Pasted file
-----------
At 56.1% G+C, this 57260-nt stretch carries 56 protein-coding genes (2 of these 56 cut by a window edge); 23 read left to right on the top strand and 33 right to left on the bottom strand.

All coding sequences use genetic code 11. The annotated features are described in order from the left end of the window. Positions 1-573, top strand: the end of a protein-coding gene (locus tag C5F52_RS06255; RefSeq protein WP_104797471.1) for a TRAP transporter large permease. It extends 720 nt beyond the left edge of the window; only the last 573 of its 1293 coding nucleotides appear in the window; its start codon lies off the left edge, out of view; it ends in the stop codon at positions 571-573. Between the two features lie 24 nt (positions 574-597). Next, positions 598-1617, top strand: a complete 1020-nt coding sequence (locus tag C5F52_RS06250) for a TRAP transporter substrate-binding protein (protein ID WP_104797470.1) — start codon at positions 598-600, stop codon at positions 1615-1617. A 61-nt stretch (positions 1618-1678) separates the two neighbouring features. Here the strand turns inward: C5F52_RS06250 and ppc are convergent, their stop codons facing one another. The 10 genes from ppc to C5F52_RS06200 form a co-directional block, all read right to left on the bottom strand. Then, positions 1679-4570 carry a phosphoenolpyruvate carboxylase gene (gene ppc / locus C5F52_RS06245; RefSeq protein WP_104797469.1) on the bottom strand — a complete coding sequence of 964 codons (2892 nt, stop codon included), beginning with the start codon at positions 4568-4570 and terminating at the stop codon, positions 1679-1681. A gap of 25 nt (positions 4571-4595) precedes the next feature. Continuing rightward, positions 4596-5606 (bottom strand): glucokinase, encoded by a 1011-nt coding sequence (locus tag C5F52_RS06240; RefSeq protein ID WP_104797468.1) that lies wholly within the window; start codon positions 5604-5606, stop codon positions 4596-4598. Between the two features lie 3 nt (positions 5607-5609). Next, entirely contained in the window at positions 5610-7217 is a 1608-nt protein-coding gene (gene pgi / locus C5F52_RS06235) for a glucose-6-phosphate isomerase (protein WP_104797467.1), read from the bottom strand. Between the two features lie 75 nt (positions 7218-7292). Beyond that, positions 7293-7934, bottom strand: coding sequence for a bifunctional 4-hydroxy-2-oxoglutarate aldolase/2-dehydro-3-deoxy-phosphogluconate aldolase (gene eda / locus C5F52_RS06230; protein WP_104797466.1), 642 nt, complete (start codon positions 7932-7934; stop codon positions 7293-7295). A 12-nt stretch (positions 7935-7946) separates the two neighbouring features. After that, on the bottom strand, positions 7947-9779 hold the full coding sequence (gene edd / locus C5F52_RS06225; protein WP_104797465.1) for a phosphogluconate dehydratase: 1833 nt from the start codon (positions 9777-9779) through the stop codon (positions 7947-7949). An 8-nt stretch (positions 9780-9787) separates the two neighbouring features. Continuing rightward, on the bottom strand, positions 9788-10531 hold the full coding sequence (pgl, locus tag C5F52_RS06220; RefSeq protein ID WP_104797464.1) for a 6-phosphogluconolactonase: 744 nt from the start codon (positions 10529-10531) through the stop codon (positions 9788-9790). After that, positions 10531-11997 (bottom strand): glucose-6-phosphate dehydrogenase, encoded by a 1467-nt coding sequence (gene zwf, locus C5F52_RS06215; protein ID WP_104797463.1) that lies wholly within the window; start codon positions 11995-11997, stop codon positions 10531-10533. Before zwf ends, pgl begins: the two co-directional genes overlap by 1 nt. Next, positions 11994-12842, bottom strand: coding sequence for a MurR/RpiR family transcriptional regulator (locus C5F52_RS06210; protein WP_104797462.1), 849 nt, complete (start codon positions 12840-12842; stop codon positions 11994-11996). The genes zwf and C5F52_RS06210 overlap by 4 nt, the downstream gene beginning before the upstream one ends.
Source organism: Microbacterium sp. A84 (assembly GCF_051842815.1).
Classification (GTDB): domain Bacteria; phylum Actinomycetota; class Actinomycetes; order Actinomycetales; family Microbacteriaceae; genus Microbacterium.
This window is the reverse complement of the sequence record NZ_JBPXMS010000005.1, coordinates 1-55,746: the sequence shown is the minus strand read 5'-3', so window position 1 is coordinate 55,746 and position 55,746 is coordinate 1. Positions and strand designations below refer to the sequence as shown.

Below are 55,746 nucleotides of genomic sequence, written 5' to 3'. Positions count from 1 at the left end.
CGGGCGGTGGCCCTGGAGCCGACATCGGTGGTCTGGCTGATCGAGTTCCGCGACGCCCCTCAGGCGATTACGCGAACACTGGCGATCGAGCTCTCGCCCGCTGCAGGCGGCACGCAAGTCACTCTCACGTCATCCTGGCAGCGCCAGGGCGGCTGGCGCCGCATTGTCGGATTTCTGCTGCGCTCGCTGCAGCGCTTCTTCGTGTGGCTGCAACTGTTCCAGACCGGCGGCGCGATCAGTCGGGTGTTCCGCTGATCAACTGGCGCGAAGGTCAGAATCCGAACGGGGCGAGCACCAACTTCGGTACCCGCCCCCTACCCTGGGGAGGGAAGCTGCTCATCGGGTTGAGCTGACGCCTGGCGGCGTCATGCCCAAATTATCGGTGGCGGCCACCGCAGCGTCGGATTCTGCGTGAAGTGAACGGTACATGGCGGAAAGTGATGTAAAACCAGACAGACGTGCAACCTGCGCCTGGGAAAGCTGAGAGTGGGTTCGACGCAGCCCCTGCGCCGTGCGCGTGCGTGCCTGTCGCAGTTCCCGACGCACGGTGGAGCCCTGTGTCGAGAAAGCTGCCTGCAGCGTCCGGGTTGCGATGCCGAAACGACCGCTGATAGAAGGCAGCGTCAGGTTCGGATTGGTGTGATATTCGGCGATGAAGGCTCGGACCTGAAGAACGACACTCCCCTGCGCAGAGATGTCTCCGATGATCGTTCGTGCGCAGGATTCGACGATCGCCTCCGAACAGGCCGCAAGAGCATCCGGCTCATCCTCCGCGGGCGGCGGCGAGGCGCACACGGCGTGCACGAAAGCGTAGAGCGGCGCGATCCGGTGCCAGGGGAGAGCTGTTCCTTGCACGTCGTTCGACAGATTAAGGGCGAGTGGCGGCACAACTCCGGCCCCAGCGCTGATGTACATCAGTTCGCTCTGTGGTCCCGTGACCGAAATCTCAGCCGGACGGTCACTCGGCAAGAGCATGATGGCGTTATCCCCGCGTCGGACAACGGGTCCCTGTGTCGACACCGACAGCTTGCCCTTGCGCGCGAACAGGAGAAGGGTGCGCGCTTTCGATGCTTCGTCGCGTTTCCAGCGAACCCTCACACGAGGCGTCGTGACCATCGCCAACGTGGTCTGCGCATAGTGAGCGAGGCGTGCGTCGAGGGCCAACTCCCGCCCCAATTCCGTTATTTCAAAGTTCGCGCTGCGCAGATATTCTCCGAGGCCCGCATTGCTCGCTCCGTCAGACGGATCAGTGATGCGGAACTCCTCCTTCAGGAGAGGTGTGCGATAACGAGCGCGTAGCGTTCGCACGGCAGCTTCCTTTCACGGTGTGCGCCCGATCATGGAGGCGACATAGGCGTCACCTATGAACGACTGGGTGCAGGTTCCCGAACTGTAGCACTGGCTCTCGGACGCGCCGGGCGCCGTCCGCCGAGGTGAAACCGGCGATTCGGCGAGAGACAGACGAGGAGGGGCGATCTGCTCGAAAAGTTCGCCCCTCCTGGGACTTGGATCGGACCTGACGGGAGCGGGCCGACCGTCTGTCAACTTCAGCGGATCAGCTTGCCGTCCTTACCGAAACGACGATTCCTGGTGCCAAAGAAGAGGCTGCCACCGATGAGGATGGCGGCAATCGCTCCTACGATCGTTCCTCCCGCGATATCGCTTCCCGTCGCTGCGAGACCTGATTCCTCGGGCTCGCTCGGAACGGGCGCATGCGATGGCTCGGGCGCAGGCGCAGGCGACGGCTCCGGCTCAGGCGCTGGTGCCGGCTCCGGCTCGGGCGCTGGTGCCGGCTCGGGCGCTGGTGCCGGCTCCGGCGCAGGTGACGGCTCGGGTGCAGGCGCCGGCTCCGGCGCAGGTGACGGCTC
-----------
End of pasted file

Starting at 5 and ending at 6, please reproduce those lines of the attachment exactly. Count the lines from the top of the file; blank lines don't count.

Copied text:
This window is the reverse complement of the sequence record NZ_JBPXMS010000005.1, coordinates 1-55,746: the sequence shown is the minus strand read 5'-3', so window position 1 is coordinate 55,746 and position 55,746 is coordinate 1. Positions and strand designations below refer to the sequence as shown.

Below are 55,746 nucleotides of genomic sequence, written 5' to 3'. Positions count from 1 at the left end.